The current heat wave in Greece is set to become the longest in the country’s recorded history.
“According to the data, we will probably go through 16 to 17 days of a heat wave, which has never happened before in our country,” Kostas Lagouvardos, senior official of the national weather institute, said on Saturday.
In addition, Greece is currently experiencing its hottest weekend in July in 50 years. It is predicted that the mercury today higher than 40 °C and Sunday to 45 °C will rise
Athens is expected to go temperatures above 40 °C experienced for the next six to seven days.
“According to the latest forecasts, the heat wave could last until next Thursday or Friday,” says Yannis Kallianos, meteorologist at the private broadcaster Mega.
The Greek authorities, who meanwhile have to fight dozens of forest fires in the midst of strong northerly winds, warned people not to venture outside unnecessarily.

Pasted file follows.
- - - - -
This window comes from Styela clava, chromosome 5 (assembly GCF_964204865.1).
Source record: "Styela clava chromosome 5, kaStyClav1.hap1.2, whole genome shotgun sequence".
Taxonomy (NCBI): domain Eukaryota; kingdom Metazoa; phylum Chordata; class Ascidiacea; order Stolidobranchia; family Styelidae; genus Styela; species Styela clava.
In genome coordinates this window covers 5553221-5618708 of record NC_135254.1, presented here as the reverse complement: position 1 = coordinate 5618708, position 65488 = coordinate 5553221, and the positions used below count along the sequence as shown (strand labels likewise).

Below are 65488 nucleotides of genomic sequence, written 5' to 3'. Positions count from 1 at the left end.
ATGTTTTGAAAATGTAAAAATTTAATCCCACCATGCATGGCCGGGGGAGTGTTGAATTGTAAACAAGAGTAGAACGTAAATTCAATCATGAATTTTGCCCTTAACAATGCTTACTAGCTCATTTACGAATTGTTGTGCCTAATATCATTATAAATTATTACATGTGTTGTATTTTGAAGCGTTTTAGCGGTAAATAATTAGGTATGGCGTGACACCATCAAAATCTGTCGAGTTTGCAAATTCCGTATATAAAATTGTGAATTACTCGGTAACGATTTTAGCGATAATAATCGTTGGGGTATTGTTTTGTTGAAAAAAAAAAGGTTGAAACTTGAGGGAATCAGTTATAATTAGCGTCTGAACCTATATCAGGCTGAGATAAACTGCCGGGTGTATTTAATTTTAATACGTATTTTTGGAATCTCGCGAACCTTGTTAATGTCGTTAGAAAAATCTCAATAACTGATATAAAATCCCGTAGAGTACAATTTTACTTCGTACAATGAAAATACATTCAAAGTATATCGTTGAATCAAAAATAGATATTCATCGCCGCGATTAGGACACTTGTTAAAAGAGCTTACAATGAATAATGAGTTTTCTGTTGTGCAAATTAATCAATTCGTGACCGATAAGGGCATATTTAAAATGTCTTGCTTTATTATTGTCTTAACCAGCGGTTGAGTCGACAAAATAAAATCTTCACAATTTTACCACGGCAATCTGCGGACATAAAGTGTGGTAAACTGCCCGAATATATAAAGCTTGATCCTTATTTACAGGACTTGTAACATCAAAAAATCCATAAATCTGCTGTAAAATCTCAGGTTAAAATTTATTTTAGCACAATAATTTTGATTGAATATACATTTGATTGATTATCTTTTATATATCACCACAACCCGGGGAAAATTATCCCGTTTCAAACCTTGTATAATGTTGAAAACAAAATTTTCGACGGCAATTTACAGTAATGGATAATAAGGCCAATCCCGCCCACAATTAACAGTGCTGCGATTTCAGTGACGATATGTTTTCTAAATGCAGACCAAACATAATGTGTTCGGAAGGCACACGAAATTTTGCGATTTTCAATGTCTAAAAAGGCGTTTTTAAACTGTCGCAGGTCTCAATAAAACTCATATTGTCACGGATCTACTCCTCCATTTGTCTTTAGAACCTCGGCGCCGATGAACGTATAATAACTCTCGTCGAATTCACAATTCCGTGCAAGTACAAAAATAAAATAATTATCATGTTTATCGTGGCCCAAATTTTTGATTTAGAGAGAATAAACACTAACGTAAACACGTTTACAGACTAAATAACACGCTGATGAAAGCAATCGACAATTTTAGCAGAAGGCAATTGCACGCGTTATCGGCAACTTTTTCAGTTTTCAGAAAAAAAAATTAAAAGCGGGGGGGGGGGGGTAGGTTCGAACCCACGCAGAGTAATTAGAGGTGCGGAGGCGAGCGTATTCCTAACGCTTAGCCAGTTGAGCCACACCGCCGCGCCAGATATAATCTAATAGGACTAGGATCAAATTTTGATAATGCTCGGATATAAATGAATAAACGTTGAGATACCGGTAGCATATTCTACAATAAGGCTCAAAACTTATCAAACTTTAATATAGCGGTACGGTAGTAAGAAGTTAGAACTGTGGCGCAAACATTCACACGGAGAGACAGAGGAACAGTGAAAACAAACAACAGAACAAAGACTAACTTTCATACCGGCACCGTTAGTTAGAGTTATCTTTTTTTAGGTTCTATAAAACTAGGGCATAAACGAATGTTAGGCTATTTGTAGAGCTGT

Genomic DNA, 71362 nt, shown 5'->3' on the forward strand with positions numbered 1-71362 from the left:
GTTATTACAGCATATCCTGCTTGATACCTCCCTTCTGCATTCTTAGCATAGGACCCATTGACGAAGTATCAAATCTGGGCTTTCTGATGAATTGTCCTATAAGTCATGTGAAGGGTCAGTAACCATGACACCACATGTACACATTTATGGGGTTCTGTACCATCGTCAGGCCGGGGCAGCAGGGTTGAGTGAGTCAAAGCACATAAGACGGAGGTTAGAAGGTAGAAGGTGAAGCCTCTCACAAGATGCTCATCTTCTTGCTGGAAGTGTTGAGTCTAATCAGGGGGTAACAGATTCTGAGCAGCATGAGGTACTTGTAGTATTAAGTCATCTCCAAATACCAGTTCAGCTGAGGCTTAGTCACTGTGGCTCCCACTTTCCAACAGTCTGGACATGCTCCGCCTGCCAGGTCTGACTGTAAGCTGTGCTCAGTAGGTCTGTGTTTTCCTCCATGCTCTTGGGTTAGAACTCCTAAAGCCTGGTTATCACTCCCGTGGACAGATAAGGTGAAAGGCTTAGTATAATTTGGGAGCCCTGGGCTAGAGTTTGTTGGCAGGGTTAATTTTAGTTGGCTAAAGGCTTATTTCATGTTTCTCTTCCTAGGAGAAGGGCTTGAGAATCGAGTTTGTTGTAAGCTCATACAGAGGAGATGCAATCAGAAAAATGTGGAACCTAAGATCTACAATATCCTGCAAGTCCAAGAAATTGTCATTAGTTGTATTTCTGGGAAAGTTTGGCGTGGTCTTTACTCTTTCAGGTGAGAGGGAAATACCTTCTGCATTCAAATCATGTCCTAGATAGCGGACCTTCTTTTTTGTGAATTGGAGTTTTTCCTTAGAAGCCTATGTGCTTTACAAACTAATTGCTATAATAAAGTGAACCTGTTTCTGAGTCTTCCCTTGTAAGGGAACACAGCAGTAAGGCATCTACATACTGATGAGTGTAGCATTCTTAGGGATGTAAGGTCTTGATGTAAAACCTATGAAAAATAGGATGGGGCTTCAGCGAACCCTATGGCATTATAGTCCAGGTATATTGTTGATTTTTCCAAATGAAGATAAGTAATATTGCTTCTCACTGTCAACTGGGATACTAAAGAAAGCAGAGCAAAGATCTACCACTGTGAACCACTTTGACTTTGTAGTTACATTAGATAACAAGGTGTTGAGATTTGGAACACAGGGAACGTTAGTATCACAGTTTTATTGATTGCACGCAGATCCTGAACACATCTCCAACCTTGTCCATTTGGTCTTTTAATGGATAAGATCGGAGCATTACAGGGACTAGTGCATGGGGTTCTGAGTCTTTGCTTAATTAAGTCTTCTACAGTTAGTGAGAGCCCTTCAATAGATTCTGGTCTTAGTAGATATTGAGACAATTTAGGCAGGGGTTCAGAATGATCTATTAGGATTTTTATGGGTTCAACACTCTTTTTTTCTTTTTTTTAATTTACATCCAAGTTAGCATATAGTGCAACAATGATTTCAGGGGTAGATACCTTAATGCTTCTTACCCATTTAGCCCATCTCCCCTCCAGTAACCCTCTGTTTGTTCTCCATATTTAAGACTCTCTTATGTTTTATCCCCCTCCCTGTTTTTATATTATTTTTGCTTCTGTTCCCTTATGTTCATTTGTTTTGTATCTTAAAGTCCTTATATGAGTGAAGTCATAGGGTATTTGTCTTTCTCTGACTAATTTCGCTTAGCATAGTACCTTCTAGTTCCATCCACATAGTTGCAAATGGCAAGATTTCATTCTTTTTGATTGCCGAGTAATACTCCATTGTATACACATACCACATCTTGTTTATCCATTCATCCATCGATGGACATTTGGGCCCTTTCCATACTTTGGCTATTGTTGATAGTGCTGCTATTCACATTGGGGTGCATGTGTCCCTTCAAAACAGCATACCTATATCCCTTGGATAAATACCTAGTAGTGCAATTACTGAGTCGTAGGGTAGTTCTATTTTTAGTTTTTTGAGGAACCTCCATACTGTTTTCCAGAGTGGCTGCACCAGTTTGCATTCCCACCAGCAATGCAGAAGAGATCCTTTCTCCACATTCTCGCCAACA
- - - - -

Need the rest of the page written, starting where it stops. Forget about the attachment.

The country’s unusually high temperatures also mean that popular tourist destinations such as the Acropolis will be closed during the hottest part of the day.
Greece defines a heat wave as a period when the temperature is 39 °C reach or exceed. The previous heat wave record in Greece was set in 1987, when the scorching temperature lasted for 11 days.
World’s hottest July yet
Gavin Schmidt, a climatologist from Nasa, meanwhile said that July 2023 is on track to be the world’s hottest month yet – not only since records began, but “in hundreds, if not thousands, of years”, says Schmidt.
These unusually high temperatures cannot only be attributed to the El Niño weather phenomenon, as the weather phenomenon has only emerged recently and is only expected to strengthen later in the year.
El Niño is associated with warming ocean surface temperatures in the central and eastern tropical Pacific.
Schmidt says current high temperatures are expected to continue, “and the reason we think so is because we continue to put greenhouse gases into the atmosphere”.